tions have arisen which would give rise to its operation; and while it is shown that shippers and charterers have insisted in controversies with ship-masters that such was the contract and custom, and that Ship-masters have generally, with some grumbling and hesitation, yielded and signed the bills of lading and set sail for the port objected to, it has not been shown that in any such case the port or anchor. age objected to was in fact unsafe, nor that there was any general in such a usage, or acquiescence by the owners or masters of that they have accepted such a construction of the charter. Moreover, I do not think that such a usage, if proved, and if admissible under this charter and otherwise unobjectionable, could be sustained as reasonable. If it were the fact that the shipeould not, even in ballast, enter the port and remain there always afloat, and that there was no anchorage near the port where she could safely lay and discharge, and these facts were known to the master, and he was aware that he would from necessity have to go to another port to discharge, a custom which would compel him to sign bills of.1ading professing that he intended to deliver the cargo at Buch impossible port, "or as near thereunto as he could safely get," etc.,. and then make a pretence of an effort to go there, might very well suit the merchant who had purchased the cargo and chartered the ship on a foreign order, and was only interested to get the ship cleared and clean bills of lading into his hands, but it would be compelling the master to de a senseless act, calculated to .mislead everyone dealing with the bills of lading, and likely to give rise to expense, loss, and litigation. I think there could be no such lawful custom. On the contrary, if the facts in any case be as above stated, and the master knows the facts, then I take it to be his plain duty to refuse to sign the bills of lading unless he chooses to do so with protest as to the port noted On them. It is the peculiar business and duty of the ship-master to know what ports his vessel can enter, and what anchorages are safe, and signing the bills of lading without objection might result in committing him to the acceptance of the port as safe. The Maggie Moore, 8 FED. REP. 620; Capper v. Wallace, 5 Q. B. D. 166. I conie, then, to the. first ground on which the charterers put their case, viz., that the language of the charter, "to a safe Danish port, or
as near the1'eunto as she can safely get, and always lay and discharge afloat," and the obligation which, in all the Atlantic ports, it is uni-
formly understood and conceded arises from the use of .that language in such a charter, requires that. the vessel shall go to any safe comtnercial port, within the range des.cribed in the charter, provided therfl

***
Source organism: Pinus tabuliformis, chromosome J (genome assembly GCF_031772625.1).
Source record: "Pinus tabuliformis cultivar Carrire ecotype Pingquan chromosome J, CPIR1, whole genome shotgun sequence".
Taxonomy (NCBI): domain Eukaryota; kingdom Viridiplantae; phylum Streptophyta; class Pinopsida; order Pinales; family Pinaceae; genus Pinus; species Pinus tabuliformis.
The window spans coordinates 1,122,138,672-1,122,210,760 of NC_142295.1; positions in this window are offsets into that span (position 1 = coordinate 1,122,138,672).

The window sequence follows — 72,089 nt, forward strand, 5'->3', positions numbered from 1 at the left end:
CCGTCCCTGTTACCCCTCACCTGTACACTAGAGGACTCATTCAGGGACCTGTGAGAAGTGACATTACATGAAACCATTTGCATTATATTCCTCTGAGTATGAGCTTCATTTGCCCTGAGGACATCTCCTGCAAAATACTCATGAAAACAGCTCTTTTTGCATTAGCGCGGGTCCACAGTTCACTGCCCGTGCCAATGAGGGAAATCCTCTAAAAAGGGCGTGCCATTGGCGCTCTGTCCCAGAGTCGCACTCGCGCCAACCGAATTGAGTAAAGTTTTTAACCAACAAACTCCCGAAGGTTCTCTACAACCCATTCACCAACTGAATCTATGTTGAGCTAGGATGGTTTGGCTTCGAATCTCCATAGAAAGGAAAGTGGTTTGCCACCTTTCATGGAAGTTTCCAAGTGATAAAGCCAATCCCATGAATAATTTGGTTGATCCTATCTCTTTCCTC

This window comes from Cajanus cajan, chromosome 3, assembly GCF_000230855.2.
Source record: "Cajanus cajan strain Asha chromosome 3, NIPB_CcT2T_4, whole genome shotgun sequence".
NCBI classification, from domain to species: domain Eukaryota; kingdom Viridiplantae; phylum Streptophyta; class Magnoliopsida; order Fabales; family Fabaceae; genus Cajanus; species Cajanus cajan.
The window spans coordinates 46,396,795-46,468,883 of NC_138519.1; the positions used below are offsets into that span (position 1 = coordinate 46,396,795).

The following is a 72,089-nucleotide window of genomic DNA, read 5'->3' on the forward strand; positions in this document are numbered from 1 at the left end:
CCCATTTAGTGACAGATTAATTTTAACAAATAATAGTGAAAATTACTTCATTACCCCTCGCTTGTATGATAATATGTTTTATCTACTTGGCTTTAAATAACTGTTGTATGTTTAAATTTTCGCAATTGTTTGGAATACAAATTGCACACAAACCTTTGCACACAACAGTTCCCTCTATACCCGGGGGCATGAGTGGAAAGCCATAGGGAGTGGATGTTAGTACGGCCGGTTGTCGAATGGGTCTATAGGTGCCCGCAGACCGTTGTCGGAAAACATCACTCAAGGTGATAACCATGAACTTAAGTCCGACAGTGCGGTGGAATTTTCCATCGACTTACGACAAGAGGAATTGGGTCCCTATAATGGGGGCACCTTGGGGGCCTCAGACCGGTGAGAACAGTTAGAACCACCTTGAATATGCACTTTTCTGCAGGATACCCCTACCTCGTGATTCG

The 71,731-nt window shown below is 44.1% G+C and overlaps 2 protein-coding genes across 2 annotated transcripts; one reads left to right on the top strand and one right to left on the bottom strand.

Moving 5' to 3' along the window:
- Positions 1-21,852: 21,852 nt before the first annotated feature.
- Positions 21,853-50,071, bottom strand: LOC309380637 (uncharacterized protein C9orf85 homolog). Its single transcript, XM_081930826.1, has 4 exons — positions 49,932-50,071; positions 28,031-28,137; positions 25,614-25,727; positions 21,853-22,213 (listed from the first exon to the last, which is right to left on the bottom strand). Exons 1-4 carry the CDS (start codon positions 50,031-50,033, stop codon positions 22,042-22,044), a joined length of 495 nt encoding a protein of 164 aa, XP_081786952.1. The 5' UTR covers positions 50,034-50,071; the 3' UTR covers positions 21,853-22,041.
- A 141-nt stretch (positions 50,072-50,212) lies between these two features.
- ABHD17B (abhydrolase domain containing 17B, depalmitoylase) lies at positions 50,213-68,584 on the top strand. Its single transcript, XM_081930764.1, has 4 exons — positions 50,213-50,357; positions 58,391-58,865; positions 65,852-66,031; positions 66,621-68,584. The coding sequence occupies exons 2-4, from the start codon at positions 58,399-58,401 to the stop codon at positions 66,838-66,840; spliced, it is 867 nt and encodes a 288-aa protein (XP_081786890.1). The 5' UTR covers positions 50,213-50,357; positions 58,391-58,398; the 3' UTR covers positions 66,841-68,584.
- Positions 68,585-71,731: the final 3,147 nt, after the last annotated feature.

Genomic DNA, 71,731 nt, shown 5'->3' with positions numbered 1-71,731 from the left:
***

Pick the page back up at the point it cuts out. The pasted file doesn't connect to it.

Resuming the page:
is customarily used in connection with the port a safe anchorage, where she can safely lay and discharge, even if, on account of her draught of water, she can never get into the port itself. To prove this custom, many experienced shipping merchants and ship-owners and brokers of New York and Baltimore were called as witnesses, and they testified that such is the well-understood signification uniformly given to this form of charter by all who use it. If the view I take of the facts of this case made it necessary for me to pass upon this point, I do not see how I could ignore a construction of a peculiar commercial contract,in daily use in important transactions, which is shown to be acquiesced in and acted upon by all those who use it. Graciev.lns.Co.8 Cranch, 83; Rennerv.BankofColumbia, 9 Wheat. 588. This construction does not, to my mind, conflict with or do violence to the language of the contract, and I cannot see that any one of its terms would become inconsistent if the full signification claimed to be given to it by the custom were written out in the tract itself. I am aware that in the court of appeal of England, in the case of The Alhambra, L. R. 6 P. D. 68, ina controversy arising under a similar charter, that learned court. refused to so interpret this language; but the custom here proved was not set up in that case, and there was no attempt to show the signification in which the terms of these charters are received and acted upon by those persons who are in the daily practice of signing them. The custom relied upon in that case was a custom of the port to which the ship was ordered, and the court held that a local custom of a port to which the ship might chance to be ordered was not admissible to construe the charterparty. I cannot but think that if the custom here set up had been proved in that case it would have been admitted. But the claimants of the ship contend in this case that even if it be granted that the charter-party has the meaning which under the custom is claimed for it, still the master was justified in refusing to go to Aalborg or to sign bills of lading agreeing to deli vel' the cargo there. The port and town of Aalborg is situated in Jutland, on the south bank of the Limfiord, about 17 miles from its mouth at the Kattegat. The waters of the Limfiord are deep, but at its mouth there is a bar some 2,000 feet wide, on which there is ordinarily not over 10 feet of water, and not usually more than 11 feet at the spring tides. Consequently, although from time immemorial there has been a considerable commerce carried on with the port, only vessels of very